I would like to write more about things I don’t need to go back and edit up to snuff; I would like to spill cognitions onto digital blog for my own archive and if users stumble upon, fine. If I would like to write more, I need to do it, and some sort of easy regularity, i.e. blog, helps. There is always the option to turn ramblings into something more coherent at a later stage, use in a ‘real’ publication, though not re-publish in any recognizable form in any kind of periodical outlet or anything where I am not the sole author (no one wants re-cycled, re-used ‘work’).

I have a lot on my mind that escapes somewhere between short-term memory and long-term storage. My brain is so full of facts facts and impressions I interact with I can’t possibly expand on them all. But I can latch onto a few, and take a little trip with them. See where they go. Structure is noxious but some is necessary.

What do I like: literature, the act of writing itself, philosophy, ‘art’, (theoretical) (meta)physics, cities, watered-down politics, light travel, neighbourhoods, walking, water, sports (their own little universes with predictable rules and outcomes), games (etc.), music, tv, architecture, conversation. Ideas. All these come to mind and probably much more.

Unmown lawns, decrepit shacks, gravel roads skidded down by trucks & ATVs. Tourists drink around bonfires in the bush a short walk away, cajoling about the town. No signs & littered with stars & stripes, logs pile up on stone driveways. More people abandon their houses than don’t up here; it’s the way we live. We survive.

Been on a ritalin trip for weeks trying to focus on something for more than 15 minutes at a time. I’m not famous and never will be for any amount of time. I measure successes in how many days i can go without coffee. I never know what day it is. The sun shines or doesn’t shine all the same. Wake me from this sleepwalk. I’m not sure if this is a nightmare.


Do our interests change as we age? Do they develop? Here are a list of things i think i’ve been interested in for over half my life:

- writing
- music
- reading
- psychology/emotions
- helping people
- playing sports
- animals

Similarly, here are things i’ve been interested in intermittently or interests that have started over the past few years:

- the brain
- hockey (watching and analyzing)
- poker (and some other card games)
- visual art / art history
- architecture
- philosophy
- urban areas / the environment
- drugs, including caffeine & alcohol
- farming
- law
- death / dying

Of course, the next question for those of us who haven’t solidified a life is how to make a career, or at least a lifestyle, using things we have interest in. New interests can arise and shouldn’t be discounted, but when looking into education and applying for jobs, it’s probably a better idea to focus on known interests (speaking from experience).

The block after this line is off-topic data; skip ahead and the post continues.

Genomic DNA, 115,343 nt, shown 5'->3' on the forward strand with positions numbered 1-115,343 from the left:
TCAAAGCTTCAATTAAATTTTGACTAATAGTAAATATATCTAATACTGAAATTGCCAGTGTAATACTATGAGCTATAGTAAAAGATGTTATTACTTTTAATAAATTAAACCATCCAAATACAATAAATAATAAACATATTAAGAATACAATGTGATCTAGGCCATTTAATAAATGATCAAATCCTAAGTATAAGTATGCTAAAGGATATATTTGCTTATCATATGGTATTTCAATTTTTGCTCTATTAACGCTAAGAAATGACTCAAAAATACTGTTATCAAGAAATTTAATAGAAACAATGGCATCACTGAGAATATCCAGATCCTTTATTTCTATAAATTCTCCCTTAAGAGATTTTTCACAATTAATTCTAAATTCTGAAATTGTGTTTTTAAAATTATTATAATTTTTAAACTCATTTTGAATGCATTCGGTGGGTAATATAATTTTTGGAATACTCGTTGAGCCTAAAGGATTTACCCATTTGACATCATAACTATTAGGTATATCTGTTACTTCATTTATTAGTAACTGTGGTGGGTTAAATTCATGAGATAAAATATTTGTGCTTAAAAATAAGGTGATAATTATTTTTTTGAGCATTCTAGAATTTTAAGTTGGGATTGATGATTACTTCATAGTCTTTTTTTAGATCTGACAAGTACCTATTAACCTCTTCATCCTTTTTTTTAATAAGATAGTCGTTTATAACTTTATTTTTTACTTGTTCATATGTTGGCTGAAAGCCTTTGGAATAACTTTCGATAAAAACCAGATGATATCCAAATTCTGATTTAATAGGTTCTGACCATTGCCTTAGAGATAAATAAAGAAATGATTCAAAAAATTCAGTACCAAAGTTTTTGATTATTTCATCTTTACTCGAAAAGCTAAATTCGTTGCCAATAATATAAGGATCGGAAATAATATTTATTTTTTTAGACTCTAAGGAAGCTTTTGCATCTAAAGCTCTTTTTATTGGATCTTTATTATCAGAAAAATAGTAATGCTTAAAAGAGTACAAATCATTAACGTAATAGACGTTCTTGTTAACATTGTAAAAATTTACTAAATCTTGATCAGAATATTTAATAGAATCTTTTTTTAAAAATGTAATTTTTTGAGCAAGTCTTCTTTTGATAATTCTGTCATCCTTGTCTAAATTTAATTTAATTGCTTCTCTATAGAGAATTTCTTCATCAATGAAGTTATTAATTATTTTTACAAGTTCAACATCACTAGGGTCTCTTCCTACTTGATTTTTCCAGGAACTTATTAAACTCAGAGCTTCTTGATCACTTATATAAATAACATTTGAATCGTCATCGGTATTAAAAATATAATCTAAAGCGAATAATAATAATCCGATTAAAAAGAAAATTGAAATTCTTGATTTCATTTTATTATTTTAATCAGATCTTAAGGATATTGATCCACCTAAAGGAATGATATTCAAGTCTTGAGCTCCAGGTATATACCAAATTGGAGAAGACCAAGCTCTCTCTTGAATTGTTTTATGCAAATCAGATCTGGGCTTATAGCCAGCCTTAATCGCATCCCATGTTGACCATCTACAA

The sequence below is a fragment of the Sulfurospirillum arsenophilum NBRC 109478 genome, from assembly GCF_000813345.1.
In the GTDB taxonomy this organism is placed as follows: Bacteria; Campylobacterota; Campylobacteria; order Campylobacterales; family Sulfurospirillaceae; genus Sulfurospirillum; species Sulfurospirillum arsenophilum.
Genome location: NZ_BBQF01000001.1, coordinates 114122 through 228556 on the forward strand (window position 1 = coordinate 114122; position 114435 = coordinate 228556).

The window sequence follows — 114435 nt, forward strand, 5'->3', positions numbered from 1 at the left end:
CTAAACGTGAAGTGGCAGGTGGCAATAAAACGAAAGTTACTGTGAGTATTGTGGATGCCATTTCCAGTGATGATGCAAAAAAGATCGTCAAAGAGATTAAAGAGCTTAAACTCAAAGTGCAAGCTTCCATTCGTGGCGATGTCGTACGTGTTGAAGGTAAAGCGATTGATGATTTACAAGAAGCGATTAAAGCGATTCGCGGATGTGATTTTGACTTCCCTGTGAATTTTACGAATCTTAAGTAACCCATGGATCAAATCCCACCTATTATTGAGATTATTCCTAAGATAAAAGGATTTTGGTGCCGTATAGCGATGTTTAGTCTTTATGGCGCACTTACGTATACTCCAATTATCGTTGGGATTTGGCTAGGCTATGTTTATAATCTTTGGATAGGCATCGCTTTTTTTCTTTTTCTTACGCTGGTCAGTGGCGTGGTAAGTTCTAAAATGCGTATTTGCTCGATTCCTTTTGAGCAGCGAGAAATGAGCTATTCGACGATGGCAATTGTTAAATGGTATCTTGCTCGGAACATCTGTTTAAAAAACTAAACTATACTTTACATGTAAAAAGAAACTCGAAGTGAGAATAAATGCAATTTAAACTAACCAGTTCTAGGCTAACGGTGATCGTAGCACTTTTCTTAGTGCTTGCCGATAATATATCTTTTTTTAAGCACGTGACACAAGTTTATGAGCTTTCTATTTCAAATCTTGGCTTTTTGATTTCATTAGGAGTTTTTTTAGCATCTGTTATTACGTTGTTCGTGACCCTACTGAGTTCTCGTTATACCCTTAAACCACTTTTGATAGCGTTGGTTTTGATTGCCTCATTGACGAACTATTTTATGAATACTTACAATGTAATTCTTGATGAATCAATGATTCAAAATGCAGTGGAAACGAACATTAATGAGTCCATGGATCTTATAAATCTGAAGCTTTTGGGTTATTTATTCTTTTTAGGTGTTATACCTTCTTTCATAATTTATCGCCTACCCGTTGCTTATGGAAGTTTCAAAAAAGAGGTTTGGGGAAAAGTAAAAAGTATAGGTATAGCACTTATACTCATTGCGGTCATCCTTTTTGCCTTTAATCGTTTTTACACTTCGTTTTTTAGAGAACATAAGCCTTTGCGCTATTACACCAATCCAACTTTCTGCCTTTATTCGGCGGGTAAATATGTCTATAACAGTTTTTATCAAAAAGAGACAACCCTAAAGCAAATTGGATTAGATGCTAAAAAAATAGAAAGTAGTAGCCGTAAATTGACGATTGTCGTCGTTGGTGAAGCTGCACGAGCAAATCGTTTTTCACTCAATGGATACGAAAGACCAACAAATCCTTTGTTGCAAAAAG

How do i channel, or combine, interests in a magic formula that equates to happiness? How can i survive?

Am i a product of my surroundings? Will moving apartments, cities, change my perspective of the world, the world’s perspective of me?

I hang from the roof of my building, awaiting a hand to reach down. The simplest solution, the only one on which i can count, might be to pull myself up.

And that’s why they call it ‘gambling’

Woke up with two ladies in my pocket in the midst of the miracle 1 cent comeback. Qualified for a 3K guaranteed, free entry based on winning a hyper-turbo that only cost frequent player points. This is my last shot so i’m playing tight. I am not trying to make the final table, just to cash, to give myself another few bullets, buy a little time.

I am not trying to get rich only to entertain myself. I never risk my shirt. But I woke up with pocket ladies & was a slightly short stack, and some asshole raised under the gun 3x the big blind. It wasn’t a turbo, blinds still only 15/30. I re-raise all-in, expecting a fold.

I should have been patient. I should pay closer to attention to how the table plays out, but I am impatient, and I am bored. If I’m not screening 4-5 tables, I am watching tv while playing, or reading, or dicking around on the internet in some other way so i’m not even paying half-attention to what’s going on. I should combine all my resources when it’s my last bullet to shoot, but I didn’t. I didn’t know how this guy was playing, and if his standard blind-raise gave an indication of what he might have.

I re-raise all in, and he calls. Pocket kings. Fuck. All my chips in the middle, queens vs kings. Heavy underdog. Nothing out of the ordinary happens on the flop, turn or river. I am out of the free chance to win money. My account is busted, kings over queens.

one of the best things i’ve ever seen